“If the law of the market is might is right, then the basis of citizenship is political equality. If the market stands for rights, then citizenship stands for justice. In a democracy, the poor and the weak look to political power to give them minimum protection against those who rule the marketplace.” 
The challenge before South Sudan and EAC member states is to form a monetary union without sacrificing the political unity that protects social democracy. Without a political union, monetary unions have a tendency to turn towards market fundamentalism. The second challenge that remains unresolved within the infrastructure of the EAC is that of land tenure and citizenship, namely reconciling between claims based on ethnicity and those based on residence. Contested citizenship and competing rights to land are problems that have led to mass violence throughout East Africa. South Sudan and the EAC member states will have to reconcile between private, public, state and communal land ownership within the framework of an inclusive citizenship.
It seems the call for fast-tracking the development of the EAC federation is premature and representsan attempt to ignore deep, divisive issues which, if left unresolved, will lead to the demise of the community like its predecessor in 1977. The lessons of the European Union should provide an example of the dangersof rushing to a monetary union without first building adequate political structures to sustain the process of economic integration. The EAC has deferred to individual States all land and citizenship policies and instead of reforming a colonially-imposed land tenured system and citizenship laws. According to Mamdani, the problem can be summarized as follows:
“Can the principle of land to the tiller (security of tenure) inherent in customary tenure be preserved in a united East Africa? Or will unity sacrifice this to freehold tenure and principles of market fundamentalism? Second, can unity create something more than a market – a playing field where the rich and powerful will inevitably dominate? Can it create a meaningful citizenship, a political shelter for the majority?” 
Can the EAC states create a union that is more than a simple market? Can they set up a system that is democratically accountable rather than an “urban dictatorship over rural areas?”, a system that can overcome the weaknesses evident in the European Union?.  The EAC has an opportunity to learn from the lessons of history by creating sufficient political unity before attemptinga monetary union. To ignore these lessons is to run the risk of facilitating a potentially despotic system of freehold land tenure, the demise of peasant landownership, and an ethnicized citizenship.
The Russian-born economist, Alexander Gerschenkron, noted that for countries that are catching up from behind, there are increasing disadvantages in developing late. When the EAC was launched, Tanzania and Uganda were given sufficient time to protect infant industries and prepare for entry into a common market. Rwanda and Burundi lobbied for time to prepare for the ascension and were allowed several years to adjust to the requirements of the Treaty of the EAC. Should South Sudan proceed with its plan of joining the EAC, it must request additional timeto develop strong institutions for governance, economic sectors, and labor.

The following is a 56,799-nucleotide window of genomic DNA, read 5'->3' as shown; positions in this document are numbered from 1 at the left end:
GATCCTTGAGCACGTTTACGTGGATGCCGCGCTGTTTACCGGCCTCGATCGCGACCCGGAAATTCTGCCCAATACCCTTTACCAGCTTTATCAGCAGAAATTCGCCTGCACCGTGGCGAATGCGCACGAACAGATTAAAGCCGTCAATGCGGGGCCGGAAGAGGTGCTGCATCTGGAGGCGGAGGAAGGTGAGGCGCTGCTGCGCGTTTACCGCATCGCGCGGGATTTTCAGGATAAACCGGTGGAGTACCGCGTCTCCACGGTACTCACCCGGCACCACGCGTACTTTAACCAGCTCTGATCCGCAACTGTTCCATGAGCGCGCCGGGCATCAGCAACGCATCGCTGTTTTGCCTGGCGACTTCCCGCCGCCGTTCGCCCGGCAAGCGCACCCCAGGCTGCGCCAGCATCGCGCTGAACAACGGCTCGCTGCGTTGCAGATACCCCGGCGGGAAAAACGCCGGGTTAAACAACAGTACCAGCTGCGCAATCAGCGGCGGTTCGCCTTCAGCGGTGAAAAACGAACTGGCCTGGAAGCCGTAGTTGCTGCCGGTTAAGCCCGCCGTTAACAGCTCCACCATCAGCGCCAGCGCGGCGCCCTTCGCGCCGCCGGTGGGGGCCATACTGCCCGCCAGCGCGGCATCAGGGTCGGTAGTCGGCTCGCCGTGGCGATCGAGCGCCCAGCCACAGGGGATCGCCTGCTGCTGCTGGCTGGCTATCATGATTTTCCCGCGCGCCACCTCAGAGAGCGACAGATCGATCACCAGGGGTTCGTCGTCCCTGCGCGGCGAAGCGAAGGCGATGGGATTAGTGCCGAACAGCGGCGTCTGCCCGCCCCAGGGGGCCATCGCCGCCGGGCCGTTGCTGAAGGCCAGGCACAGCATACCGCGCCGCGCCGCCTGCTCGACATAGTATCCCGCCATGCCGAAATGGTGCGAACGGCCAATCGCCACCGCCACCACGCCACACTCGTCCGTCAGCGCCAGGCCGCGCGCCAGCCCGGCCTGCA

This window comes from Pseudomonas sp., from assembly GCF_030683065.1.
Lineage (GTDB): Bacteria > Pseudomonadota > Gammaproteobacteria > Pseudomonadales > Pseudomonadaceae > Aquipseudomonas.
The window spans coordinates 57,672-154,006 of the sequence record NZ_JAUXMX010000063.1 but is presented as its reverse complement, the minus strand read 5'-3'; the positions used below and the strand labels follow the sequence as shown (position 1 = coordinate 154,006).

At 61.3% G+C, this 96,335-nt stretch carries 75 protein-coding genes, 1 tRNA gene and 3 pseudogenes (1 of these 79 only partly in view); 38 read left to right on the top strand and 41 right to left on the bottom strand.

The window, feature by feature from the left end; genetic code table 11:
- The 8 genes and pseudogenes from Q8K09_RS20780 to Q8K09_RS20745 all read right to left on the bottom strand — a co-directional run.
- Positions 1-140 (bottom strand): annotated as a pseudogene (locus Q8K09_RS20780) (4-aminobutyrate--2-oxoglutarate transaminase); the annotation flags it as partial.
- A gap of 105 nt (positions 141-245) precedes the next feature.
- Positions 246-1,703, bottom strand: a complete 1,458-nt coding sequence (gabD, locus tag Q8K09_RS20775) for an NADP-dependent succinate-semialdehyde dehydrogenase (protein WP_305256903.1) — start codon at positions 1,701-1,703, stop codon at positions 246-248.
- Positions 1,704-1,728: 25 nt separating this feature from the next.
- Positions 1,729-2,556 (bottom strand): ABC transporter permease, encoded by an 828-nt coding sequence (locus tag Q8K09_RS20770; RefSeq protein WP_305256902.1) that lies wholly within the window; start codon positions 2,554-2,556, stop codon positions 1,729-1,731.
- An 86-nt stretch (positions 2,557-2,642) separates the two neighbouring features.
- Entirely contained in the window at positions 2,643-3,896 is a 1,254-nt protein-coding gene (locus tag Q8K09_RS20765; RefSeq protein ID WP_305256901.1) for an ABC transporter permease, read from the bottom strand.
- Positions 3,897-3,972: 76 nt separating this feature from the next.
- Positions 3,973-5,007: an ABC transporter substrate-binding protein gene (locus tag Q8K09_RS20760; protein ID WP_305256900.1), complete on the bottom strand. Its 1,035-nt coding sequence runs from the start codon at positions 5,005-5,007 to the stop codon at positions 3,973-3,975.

Without this preliminary step, it is unlikely that South Sudan can reap the benefits of the community. South Sudan’s development agenda is severely constrained by a near total absence of key institutions, infrastructure or a skilled labor force essential to carry forward its development objectives contained in its guiding framework, The South Sudan Vision 2040. 
At the regional level, the EAC must reform the infrastructure embedded during the colonial period, which is currently weak and fragmented and will undermine the community’s development. This infrastructure was inherited by all countries in East Africa except for Tanzania which has implemented successful reforms. South Sudan’s development and ability to benefit from the EAC will depend on significant investment in human resources andinstitutions of governance as well as physical infrastructure.
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Christopher Zambakari is a Doctor of Law and Policy (LP.D.), Northeastern University, Boston, Massachusetts, and a Rotary Peace Fellow (2014-2015), University of Queensland, Australia. His area of research and expertise is policy development that ensures political stability and socio-economic development, and his interests include modern political and legal thought, governanceand democracy, the rule of law, postcolonial violence, and nation-building projects in Africa. His work has been published in law, economic, and public policy journals.
 This is an abridged version of a forthcoming article. Special thanks to Barbara Pine for her review and constructive feedback.
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 This is something that Greece and the weaker economies in Europe are learning painfully. The social democratic rights of countries with weaker economies have been subordinated and their sovereignties have come under assault by the more powerful European States seeking to impose austerity measures from above without putting into place democratic mechanisms for accountability.